In evaluating the testimony regarding whether there could be a post-transaction price increase on insurers, the court compared the evidence in this case to the evidence in Federal Trade Commission v Penn State Hershey Medical Center (Penn State Hershey). In Penn State Hershey, the Third Circuit reversed the district court’s denial of a preliminary injunction, even though the government had mainly presented statistical evidence based on patient behavior, because the government also had presented ‘extensive evidence showing that the insurers would have no choice but to accept a price increase.’  The extensive evidence included (1) credible testimony from insurers that, post-merger, they could not market to employers without the merged hospital system, (2) evidence showing that at least one insurer was no longer viable when it excluded both the merging hospitals, (3) testimony supporting the proposed geographic market area as distinct, and (4) testimony that other hospitals in the area were not suitable alternatives.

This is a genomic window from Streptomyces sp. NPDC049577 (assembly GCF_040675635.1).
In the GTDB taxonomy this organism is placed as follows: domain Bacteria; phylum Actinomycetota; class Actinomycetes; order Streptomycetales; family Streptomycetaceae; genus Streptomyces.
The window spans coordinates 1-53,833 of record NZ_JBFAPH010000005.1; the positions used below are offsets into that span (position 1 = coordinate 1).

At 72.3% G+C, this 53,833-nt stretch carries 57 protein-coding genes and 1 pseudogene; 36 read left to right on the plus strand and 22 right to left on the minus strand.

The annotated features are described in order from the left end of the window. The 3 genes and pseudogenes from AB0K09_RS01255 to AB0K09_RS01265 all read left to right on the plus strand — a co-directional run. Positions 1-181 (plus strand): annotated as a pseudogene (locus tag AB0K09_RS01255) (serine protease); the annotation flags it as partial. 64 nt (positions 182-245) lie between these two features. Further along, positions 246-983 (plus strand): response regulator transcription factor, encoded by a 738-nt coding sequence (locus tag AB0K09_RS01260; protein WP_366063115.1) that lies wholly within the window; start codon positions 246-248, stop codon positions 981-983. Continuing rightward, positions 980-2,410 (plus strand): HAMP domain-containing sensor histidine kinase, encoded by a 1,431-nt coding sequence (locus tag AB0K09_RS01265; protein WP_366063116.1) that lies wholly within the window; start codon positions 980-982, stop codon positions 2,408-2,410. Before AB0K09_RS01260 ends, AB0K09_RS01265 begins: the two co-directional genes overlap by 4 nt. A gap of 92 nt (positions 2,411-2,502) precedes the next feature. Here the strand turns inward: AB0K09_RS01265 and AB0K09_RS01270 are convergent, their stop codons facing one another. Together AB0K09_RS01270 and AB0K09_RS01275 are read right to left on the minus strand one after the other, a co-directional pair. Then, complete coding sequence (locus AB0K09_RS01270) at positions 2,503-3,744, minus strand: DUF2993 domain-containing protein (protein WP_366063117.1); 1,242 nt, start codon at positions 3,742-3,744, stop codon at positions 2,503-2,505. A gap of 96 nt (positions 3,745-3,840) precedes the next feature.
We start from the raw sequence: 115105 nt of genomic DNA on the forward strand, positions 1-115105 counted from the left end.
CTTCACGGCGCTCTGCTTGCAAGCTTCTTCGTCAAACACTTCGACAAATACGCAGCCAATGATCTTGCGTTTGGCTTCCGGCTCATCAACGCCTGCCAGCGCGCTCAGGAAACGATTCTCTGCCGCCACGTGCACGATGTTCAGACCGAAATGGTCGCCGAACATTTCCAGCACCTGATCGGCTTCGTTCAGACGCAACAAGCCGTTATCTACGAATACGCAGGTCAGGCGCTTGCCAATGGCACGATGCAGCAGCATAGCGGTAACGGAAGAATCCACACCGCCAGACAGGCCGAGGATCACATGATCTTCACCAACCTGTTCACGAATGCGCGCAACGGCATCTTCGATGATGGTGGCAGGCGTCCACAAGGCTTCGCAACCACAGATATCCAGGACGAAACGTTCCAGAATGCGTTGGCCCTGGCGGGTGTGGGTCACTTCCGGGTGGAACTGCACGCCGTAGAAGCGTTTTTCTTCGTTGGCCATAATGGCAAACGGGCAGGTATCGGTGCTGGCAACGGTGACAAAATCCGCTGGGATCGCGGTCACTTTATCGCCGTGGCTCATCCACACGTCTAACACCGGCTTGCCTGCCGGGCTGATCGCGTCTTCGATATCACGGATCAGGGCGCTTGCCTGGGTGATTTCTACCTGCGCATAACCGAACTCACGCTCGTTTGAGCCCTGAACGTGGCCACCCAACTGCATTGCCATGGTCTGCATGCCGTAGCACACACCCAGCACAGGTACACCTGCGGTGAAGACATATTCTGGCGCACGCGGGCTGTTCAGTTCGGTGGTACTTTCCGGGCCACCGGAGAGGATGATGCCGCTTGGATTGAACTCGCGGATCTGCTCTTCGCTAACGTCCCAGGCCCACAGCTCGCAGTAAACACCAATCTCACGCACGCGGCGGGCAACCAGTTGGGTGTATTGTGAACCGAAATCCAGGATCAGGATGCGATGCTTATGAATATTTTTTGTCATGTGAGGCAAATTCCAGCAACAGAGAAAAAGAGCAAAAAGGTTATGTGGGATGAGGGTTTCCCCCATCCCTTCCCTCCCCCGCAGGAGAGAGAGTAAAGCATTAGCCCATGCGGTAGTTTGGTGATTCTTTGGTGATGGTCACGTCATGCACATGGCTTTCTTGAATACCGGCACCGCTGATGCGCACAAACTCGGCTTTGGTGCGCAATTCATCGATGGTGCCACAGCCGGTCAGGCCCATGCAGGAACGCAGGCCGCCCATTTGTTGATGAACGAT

However, here, the district court held that the Agencies’ evidence failed to reach the high bar set out in Penn State Hershey. First, there are more hospitals within a far smaller radius in Philadelphia when compared to the area in question and the number of hospitals in Penn State Hershey. Second, two of the four insurers failed to testify that the absence of both Jefferson and Einstein in their network pools would result in a price increase. Third, the largest insurer for the area was not credible because its witness was motivated not by antitrust concerns, but by concerns that the merger would make the combined hospital systems a ‘competitive threat in the insurance market.’  Fourth, although one of the insurance company witnesses indicated that they would pay higher rates, the court discounted his testimony because the record had already established that the company does not rely currently on these hospitals.